Detection of relapsing fever spirochetes (Borrelia hermsii and Borrelia coriaceae) in free-ranging mule deer (Odocoileus hemionus) from Nevada, United States

Nathan C. Nieto, Mike B. Teglas, Kelley M. Stewart, Tony Wasley, Peregrine L. Wolff

Research output: Contribution to journalArticle

8 Scopus citations


Surveillance of mule deer (Odocoileus hemionus, Rafinesque, 1917) populations for tick-borne diseases has helped define the distribution of these pathogens and their subsequent risk of transmission to humans and domestic animals. We surveyed three mule deer herds across the state of Nevada for infection with relapsing fever Borrelia spp. spirochetes. Bacterial prevalence varied by the county where deer were sampled but Borrelia spirochetes were detected in 7.7% of all deer sampled. Infected deer were identified in every location from which mule deer samples were obtained. Sequencing of the Borrelia intergenic spacer gene (IGS) revealed that one individual was infected with Borrelia coriaceae and all others were infected with Borrelia hermsii. The vector of B. hermsii, Ornithodoros hermsi (Acari: Argasidae, Wheeler, Herms, and Meyer, 1935), feeds primarily on wild rodents and has not been identified infesting deer. Additionally, Ornithodoros coriaceus (Acari: Argasidae, Koch, 1844), which readily feeds on deer and is frequently infected with B. coriaceae, has not been shown to be a competent vector for B. hermsii. Our data represent the first sylvatic evidence of B. hermsii infection in mule deer. Additionally, our data provide evidence that infection with relapsing fever spirochetes in Nevada is wide ranging in the state's deer populations.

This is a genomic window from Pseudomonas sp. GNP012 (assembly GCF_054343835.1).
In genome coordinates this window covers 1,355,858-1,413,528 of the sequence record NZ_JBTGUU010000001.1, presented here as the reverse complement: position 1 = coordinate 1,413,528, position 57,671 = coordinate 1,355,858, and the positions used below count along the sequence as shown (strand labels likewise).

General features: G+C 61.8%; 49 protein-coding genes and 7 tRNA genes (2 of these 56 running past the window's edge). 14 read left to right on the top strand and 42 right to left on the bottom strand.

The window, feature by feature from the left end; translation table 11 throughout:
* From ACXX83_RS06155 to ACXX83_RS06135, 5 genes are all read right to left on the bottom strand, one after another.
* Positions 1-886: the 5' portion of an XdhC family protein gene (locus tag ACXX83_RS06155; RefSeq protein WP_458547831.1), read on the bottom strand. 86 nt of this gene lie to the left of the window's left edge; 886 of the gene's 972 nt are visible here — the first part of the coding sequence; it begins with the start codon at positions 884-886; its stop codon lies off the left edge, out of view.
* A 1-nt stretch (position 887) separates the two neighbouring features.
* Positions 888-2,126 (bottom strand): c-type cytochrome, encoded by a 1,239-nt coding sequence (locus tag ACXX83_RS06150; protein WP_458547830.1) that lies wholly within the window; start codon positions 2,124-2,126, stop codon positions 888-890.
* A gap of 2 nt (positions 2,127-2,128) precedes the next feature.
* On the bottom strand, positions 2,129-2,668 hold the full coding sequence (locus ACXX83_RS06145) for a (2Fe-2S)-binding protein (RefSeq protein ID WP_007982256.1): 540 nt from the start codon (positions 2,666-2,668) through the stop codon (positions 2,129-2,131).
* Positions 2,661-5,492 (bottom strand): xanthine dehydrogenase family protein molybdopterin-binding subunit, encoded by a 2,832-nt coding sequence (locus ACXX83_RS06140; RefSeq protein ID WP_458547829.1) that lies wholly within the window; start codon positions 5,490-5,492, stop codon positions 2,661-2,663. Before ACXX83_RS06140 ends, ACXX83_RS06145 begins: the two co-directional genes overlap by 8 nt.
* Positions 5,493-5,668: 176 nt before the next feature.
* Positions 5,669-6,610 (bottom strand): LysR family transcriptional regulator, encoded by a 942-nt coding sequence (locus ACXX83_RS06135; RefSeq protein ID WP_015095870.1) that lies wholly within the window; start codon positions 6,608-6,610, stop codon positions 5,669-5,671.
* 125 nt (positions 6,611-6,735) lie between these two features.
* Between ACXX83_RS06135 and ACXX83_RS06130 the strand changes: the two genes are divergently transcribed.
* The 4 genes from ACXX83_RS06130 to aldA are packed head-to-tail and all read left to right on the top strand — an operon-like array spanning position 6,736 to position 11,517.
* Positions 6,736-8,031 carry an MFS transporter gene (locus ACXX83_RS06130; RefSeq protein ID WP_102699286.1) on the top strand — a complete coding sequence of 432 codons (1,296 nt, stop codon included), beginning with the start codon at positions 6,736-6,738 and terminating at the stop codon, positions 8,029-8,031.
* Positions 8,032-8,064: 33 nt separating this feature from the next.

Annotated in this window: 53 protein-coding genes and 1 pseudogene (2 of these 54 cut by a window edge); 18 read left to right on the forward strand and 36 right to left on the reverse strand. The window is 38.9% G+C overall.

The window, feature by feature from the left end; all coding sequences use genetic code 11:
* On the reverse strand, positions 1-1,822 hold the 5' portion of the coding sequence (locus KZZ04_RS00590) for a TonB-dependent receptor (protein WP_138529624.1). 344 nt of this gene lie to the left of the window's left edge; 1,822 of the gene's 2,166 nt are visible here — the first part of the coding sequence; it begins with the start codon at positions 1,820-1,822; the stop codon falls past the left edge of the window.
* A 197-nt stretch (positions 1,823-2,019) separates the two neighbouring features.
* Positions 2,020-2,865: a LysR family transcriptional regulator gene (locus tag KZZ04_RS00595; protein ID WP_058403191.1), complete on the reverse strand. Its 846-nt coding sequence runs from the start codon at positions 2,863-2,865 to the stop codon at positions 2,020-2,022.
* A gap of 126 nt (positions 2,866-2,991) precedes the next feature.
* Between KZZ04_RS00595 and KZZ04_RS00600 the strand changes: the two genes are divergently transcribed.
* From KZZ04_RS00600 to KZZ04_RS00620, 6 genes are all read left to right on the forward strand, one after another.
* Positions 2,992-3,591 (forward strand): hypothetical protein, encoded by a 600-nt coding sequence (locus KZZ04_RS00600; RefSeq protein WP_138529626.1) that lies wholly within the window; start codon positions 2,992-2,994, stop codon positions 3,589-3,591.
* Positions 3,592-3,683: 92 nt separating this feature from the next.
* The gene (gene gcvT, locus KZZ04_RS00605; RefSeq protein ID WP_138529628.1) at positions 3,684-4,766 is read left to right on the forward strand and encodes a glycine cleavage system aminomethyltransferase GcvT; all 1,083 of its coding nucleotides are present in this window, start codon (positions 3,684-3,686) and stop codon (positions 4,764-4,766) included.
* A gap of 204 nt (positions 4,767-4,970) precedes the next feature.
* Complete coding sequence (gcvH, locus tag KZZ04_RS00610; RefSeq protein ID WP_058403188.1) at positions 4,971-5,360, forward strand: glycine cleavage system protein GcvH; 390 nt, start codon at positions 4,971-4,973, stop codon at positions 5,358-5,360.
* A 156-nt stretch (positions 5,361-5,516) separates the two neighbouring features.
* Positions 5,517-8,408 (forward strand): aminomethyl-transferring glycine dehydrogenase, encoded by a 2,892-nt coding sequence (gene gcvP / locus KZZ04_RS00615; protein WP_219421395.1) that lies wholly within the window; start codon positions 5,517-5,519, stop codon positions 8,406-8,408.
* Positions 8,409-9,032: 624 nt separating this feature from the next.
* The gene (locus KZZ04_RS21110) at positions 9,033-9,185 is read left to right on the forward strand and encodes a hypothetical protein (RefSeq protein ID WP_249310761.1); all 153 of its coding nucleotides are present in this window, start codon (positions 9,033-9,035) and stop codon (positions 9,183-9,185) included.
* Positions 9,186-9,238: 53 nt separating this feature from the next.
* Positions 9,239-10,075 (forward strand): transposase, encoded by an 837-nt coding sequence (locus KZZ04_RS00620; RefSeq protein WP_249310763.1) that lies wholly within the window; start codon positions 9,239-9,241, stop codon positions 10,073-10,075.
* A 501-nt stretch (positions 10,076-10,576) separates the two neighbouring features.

Original languageEnglish (US)
Pages (from-to)99-105
Number of pages7
JournalVector-Borne and Zoonotic Diseases
Issue number2
StatePublished - Feb 1 2012



  • Cervid
  • Ornithodoros spp.
  • Sentinel host
  • Surveillance
  • Tick-borne disease

ASJC Scopus subject areas

  • Microbiology
  • Infectious Diseases
  • Virology

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